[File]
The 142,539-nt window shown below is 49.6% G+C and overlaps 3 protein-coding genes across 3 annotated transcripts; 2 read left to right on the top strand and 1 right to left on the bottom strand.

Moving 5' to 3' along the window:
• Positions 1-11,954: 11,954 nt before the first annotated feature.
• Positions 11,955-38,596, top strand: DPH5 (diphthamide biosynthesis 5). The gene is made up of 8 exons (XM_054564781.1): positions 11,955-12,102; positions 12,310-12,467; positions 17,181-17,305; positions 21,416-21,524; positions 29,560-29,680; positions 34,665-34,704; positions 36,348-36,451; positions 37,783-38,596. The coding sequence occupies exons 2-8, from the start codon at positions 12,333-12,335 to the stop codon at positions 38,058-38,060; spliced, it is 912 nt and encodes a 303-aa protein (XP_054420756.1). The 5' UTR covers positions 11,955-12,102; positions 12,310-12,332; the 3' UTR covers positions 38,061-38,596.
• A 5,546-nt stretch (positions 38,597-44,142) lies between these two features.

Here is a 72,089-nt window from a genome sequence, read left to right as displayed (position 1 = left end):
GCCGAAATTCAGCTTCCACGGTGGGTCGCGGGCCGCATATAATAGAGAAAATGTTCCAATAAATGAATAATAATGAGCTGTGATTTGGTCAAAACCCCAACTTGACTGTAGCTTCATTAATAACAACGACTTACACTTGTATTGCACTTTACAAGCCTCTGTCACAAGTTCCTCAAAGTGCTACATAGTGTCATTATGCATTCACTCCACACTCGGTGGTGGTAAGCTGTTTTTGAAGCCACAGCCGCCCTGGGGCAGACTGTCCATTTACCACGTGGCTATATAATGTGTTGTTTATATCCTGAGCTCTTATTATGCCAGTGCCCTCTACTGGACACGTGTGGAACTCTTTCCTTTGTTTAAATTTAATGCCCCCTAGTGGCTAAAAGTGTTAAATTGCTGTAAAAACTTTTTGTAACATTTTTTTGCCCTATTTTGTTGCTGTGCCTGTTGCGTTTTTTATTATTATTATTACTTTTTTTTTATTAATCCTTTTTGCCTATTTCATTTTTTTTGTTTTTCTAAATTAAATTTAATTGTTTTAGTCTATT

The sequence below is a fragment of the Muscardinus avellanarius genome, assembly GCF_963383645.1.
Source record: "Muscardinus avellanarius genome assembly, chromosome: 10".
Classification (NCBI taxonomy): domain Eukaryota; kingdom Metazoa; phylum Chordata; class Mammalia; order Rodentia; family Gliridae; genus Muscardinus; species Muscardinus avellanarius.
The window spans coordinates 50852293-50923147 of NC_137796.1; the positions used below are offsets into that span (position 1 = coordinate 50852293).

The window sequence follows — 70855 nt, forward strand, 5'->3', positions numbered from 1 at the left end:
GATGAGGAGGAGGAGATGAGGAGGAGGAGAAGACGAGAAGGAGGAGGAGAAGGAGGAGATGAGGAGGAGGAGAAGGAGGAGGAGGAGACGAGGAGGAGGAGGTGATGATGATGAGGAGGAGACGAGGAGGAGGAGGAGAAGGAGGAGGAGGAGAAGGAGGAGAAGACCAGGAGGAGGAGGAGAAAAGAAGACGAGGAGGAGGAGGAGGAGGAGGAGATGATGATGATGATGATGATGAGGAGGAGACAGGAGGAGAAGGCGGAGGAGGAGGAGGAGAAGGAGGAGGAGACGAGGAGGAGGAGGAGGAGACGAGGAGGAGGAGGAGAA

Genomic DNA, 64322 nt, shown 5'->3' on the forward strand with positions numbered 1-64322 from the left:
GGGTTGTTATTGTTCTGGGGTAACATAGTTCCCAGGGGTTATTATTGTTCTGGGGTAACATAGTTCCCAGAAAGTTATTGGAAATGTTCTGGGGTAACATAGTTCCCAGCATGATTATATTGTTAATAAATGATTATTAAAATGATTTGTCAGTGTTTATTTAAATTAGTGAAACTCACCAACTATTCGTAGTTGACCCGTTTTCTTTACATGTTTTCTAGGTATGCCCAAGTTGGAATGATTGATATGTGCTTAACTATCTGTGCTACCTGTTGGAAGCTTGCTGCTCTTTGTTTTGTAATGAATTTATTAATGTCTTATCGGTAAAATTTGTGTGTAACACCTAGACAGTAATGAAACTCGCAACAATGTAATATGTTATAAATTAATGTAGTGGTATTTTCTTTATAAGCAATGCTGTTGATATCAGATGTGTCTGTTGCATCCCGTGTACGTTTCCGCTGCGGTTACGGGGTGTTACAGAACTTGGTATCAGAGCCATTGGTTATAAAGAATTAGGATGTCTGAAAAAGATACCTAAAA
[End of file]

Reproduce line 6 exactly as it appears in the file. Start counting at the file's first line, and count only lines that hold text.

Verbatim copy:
Here is a 72,089-nt window from a genome sequence, read left to right as displayed (position 1 = left end):